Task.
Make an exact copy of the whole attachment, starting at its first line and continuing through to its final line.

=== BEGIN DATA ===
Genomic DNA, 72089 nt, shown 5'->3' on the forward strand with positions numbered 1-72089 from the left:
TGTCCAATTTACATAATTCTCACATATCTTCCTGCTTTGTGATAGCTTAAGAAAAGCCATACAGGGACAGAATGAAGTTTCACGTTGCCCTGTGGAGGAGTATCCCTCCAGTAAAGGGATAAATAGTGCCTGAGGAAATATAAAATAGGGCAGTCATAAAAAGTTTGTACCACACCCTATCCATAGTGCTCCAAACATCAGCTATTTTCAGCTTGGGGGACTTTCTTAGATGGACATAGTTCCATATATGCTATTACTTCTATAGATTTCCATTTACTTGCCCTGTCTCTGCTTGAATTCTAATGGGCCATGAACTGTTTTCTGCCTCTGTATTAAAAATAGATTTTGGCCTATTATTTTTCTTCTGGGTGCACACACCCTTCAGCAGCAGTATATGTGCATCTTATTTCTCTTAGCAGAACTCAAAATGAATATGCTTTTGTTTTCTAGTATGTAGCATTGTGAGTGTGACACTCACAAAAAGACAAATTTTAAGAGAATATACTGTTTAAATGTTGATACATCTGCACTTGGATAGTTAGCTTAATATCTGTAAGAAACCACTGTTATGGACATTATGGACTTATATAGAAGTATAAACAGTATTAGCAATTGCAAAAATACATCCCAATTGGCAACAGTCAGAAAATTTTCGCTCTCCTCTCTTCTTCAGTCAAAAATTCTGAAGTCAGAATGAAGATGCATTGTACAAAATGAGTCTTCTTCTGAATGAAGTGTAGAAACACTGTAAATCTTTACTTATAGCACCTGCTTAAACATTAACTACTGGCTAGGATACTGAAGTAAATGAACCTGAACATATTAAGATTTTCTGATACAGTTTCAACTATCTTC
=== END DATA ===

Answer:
Genomic DNA, 72089 nt, shown 5'->3' on the forward strand with positions numbered 1-72089 from the left:
TGTCCAATTTACATAATTCTCACATATCTTCCTGCTTTGTGATAGCTTAAGAAAAGCCATACAGGGACAGAATGAAGTTTCACGTTGCCCTGTGGAGGAGTATCCCTCCAGTAAAGGGATAAATAGTGCCTGAGGAAATATAAAATAGGGCAGTCATAAAAAGTTTGTACCACACCCTATCCATAGTGCTCCAAACATCAGCTATTTTCAGCTTGGGGGACTTTCTTAGATGGACATAGTTCCATATATGCTATTACTTCTATAGATTTCCATTTACTTGCCCTGTCTCTGCTTGAATTCTAATGGGCCATGAACTGTTTTCTGCCTCTGTATTAAAAATAGATTTTGGCCTATTATTTTTCTTCTGGGTGCACACACCCTTCAGCAGCAGTATATGTGCATCTTATTTCTCTTAGCAGAACTCAAAATGAATATGCTTTTGTTTTCTAGTATGTAGCATTGTGAGTGTGACACTCACAAAAAGACAAATTTTAAGAGAATATACTGTTTAAATGTTGATACATCTGCACTTGGATAGTTAGCTTAATATCTGTAAGAAACCACTGTTATGGACATTATGGACTTATATAGAAGTATAAACAGTATTAGCAATTGCAAAAATACATCCCAATTGGCAACAGTCAGAAAATTTTCGCTCTCCTCTCTTCTTCAGTCAAAAATTCTGAAGTCAGAATGAAGATGCATTGTACAAAATGAGTCTTCTTCTGAATGAAGTGTAGAAACACTGTAAATCTTTACTTATAGCACCTGCTTAAACATTAACTACTGGCTAGGATACTGAAGTAAATGAACCTGAACATATTAAGATTTTCTGATACAGTTTCAACTATCTTC